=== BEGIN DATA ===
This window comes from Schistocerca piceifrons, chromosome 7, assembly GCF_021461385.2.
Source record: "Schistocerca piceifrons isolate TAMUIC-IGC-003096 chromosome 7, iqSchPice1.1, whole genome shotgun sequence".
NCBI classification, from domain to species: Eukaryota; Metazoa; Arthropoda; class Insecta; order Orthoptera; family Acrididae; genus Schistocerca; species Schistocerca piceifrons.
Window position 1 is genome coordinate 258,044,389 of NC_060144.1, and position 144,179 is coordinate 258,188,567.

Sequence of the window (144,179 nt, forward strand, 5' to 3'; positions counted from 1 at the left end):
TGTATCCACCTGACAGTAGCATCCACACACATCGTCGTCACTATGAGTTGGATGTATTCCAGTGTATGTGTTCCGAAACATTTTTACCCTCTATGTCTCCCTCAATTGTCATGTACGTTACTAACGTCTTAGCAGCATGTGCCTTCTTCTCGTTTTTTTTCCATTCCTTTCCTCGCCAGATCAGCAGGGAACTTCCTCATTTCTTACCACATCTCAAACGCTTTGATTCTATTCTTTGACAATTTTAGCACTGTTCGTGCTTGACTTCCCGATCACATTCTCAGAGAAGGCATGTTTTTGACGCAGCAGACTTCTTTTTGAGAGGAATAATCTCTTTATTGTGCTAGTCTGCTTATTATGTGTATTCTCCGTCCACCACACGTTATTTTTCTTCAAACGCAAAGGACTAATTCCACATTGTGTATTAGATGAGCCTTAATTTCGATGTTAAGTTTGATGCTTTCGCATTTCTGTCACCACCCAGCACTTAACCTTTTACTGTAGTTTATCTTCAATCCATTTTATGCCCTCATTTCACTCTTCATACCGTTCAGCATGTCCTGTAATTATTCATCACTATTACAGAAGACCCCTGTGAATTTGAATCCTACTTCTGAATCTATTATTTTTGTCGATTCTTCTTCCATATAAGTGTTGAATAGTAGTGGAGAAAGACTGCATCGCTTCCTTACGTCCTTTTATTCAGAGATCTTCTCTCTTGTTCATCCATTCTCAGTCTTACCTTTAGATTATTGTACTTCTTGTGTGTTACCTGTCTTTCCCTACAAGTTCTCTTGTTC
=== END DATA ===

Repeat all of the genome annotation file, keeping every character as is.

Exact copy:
This window comes from Schistocerca piceifrons, chromosome 7, assembly GCF_021461385.2.
Source record: "Schistocerca piceifrons isolate TAMUIC-IGC-003096 chromosome 7, iqSchPice1.1, whole genome shotgun sequence".
NCBI classification, from domain to species: Eukaryota; Metazoa; Arthropoda; class Insecta; order Orthoptera; family Acrididae; genus Schistocerca; species Schistocerca piceifrons.
Window position 1 is genome coordinate 258,044,389 of NC_060144.1, and position 144,179 is coordinate 258,188,567.

Sequence of the window (144,179 nt, forward strand, 5' to 3'; positions counted from 1 at the left end):
TGTATCCACCTGACAGTAGCATCCACACACATCGTCGTCACTATGAGTTGGATGTATTCCAGTGTATGTGTTCCGAAACATTTTTACCCTCTATGTCTCCCTCAATTGTCATGTACGTTACTAACGTCTTAGCAGCATGTGCCTTCTTCTCGTTTTTTTTCCATTCCTTTCCTCGCCAGATCAGCAGGGAACTTCCTCATTTCTTACCACATCTCAAACGCTTTGATTCTATTCTTTGACAATTTTAGCACTGTTCGTGCTTGACTTCCCGATCACATTCTCAGAGAAGGCATGTTTTTGACGCAGCAGACTTCTTTTTGAGAGGAATAATCTCTTTATTGTGCTAGTCTGCTTATTATGTGTATTCTCCGTCCACCACACGTTATTTTTCTTCAAACGCAAAGGACTAATTCCACATTGTGTATTAGATGAGCCTTAATTTCGATGTTAAGTTTGATGCTTTCGCATTTCTGTCACCACCCAGCACTTAACCTTTTACTGTAGTTTATCTTCAATCCATTTTATGCCCTCATTTCACTCTTCATACCGTTCAGCATGTCCTGTAATTATTCATCACTATTACAGAAGACCCCTGTGAATTTGAATCCTACTTCTGAATCTATTATTTTTGTCGATTCTTCTTCCATATAAGTGTTGAATAGTAGTGGAGAAAGACTGCATCGCTTCCTTACGTCCTTTTATTCAGAGATCTTCTCTCTTGTTCATCCATTCTCAGTCTTACCTTTAGATTATTGTACTTCTTGTGTGTTACCTGTCTTTCCCTACAAGTTCTCTTGTTC